New Trader Vic’s Concept: Mai Tai Bars

Trader Vic's Mai Tai Bar
Trader Vic’s Mai Tai Bar

I learned on the Tiki Talk blog about Trader Vic’s intention of starting a new line of their restaurants, called Trader Vic’s Mai Tai Bars. They’re scaled-back versions of Trader Vic’s restaurants, featuring a large drink menu, but a very small food menu centered on appetizers, with a few sandwichy-type items. Most notably absent is the hallmark Chinese ovens; these suckers are large and not easy to install, work with, or design around, so while it feels sad to see a Chinese oven-less Trader Vic’s, it does make sense.

In theory, the scaled-back concept could also be installed in smaller locations, which would hopefully be a lower risk to the company and any franchise investors, and could weather the stormy restaurant business a bit better. Most intriguing to me: a smaller size means the decorating budget goes a lot further; sadly, the concept sketches on the Trader Vic’s website look disappointingly bland (although they indicate an intention to have some nice, big tikis at these Mai Tai Bars). A March 2006 article in Nation’s Restaurant News stated that the new Mai Tai Bars are aiming for a 50-50 ratio between food and beverage sales, vs. 60% food to 40% drinks at a typical Trader Vic’s.

As earlier reported on Critiki News, Trader Vic’s Palo Alto relaunched its bar area as a “Mai Tai Bar,” which made no sense at the time — the changes to the space were laughably minimal, the only real change was the addition of a few boring items to the food menu (woodfired pizza?). While I’m still a bit puzzled by the Palo Alto remodel effort, it does make a bit more sense now if they were using it as a sort of test ground for the Mai Tai Bar concept, as an attempt to appeal to an after-work crowd.

Another interesting angle to all this: Palo Alto Trader Vic’s has had some pretty decent live music in the bar area, and it looks like this is another part of the new Mai Tai Bar concept.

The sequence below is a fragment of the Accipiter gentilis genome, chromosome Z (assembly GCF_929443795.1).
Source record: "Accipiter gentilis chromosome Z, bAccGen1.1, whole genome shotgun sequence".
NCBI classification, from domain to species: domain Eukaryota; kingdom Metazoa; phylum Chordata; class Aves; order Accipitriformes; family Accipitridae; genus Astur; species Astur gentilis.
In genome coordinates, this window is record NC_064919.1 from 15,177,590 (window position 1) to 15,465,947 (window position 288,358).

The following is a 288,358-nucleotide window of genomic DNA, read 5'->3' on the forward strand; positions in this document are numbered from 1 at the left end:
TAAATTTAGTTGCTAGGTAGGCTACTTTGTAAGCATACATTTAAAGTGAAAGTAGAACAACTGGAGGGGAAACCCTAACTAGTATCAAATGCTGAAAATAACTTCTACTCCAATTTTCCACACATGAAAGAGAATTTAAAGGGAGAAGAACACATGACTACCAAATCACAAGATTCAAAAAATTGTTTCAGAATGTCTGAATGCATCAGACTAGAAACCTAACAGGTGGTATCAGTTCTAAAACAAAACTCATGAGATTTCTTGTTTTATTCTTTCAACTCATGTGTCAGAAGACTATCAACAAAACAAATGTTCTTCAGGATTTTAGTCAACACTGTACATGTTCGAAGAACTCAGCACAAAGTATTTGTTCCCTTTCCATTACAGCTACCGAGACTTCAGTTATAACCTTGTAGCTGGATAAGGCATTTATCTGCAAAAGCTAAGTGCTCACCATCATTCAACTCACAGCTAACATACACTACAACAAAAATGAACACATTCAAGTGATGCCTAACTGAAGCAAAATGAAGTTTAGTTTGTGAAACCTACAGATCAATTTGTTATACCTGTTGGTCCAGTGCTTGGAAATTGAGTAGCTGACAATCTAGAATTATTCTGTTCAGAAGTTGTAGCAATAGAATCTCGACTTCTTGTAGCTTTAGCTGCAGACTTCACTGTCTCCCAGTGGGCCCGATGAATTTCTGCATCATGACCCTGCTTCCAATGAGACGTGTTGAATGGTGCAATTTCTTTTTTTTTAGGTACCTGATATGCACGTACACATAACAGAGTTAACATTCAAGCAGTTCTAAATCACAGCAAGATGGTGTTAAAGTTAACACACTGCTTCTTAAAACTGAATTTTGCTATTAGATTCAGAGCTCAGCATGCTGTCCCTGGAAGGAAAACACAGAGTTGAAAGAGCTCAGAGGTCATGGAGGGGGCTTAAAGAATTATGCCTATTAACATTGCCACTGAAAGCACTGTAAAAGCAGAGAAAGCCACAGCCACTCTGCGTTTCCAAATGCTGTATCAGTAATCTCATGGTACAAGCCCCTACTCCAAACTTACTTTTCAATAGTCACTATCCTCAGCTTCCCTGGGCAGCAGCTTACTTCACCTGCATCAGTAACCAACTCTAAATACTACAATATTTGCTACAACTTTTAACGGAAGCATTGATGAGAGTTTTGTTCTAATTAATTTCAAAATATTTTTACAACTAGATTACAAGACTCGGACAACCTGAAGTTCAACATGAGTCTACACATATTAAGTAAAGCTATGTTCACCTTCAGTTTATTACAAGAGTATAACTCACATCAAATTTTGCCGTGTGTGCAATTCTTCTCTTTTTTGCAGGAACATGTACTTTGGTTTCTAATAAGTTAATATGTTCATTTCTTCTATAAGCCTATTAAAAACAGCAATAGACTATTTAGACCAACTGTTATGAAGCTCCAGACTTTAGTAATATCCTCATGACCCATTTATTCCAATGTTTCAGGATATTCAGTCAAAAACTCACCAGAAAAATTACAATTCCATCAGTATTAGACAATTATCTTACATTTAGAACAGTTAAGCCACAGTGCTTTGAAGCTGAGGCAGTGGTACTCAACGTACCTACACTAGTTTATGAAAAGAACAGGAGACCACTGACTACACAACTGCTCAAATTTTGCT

The first official Mai Tai Bar has opened just outside of Estepona, Spain; no word yet on what it’s like. Any tiki-lovin’ Spaniards care to report?

4 thoughts on “New Trader Vic’s Concept: Mai Tai Bars

  1. I heard about this through the FOM a couple of days ago and immediately looked into it.

    I spoke with Sven Koch (V.P. of TV America) and Hans Richter (Pres. TV) (who both rescued Hukilau in 2002!) about franchise opportunities yesterday. If you look at the Trader Vic’s Spain site ( Estepona ), there is a picture of the Mai Tai bar, but that image is actually the Hawaii location. Yes, the Hawaii location will be open before the Spain location.

    This new concept is tremendously exciting. After spending a year working on a business plan for The Headhunter Lounge ( ), what I ended up with looks a lot like this Mai Tai bar. Concentrate on the high margin items, keep a small menu that means a small staff and small kitchen. Something closer to a Tiki Ti than a Trader Vic’s. Or perhaps, something closer to Forbidden Island.

    It is also much much less expensive. This bar could be opened in 4 months at a start-up cost of only maybe $500,000. I can see these popping up all over the US, not just in major metropolitan areas. Hans says the decor budget for one of these is only about $25,000, which is one of the smallest expenditures. I would love to open one here in Knoxville. It’s so close to what I had in mind anyway, and you get Trader Vic’s name, drinks, food and they train the bartenders, cooks and manager… It’s an amazing concept.


  2. Hey, that’d be great, Swanky! I’ll keep my fingers crossed for you. Metaphorically, of course, because I’m going to need to use my hands between now and when the Knoxville Mai Tai Bar becomes a reality. Sounds swell!


  3. Boston or Providence is in dire need of a little tikification. The TV Mai Tai Bar would be a perfect introduction to get things going here again! Plus I’m sick of red and yellow Mai Tais and this could finally be an escape from the usual faire in these parts.


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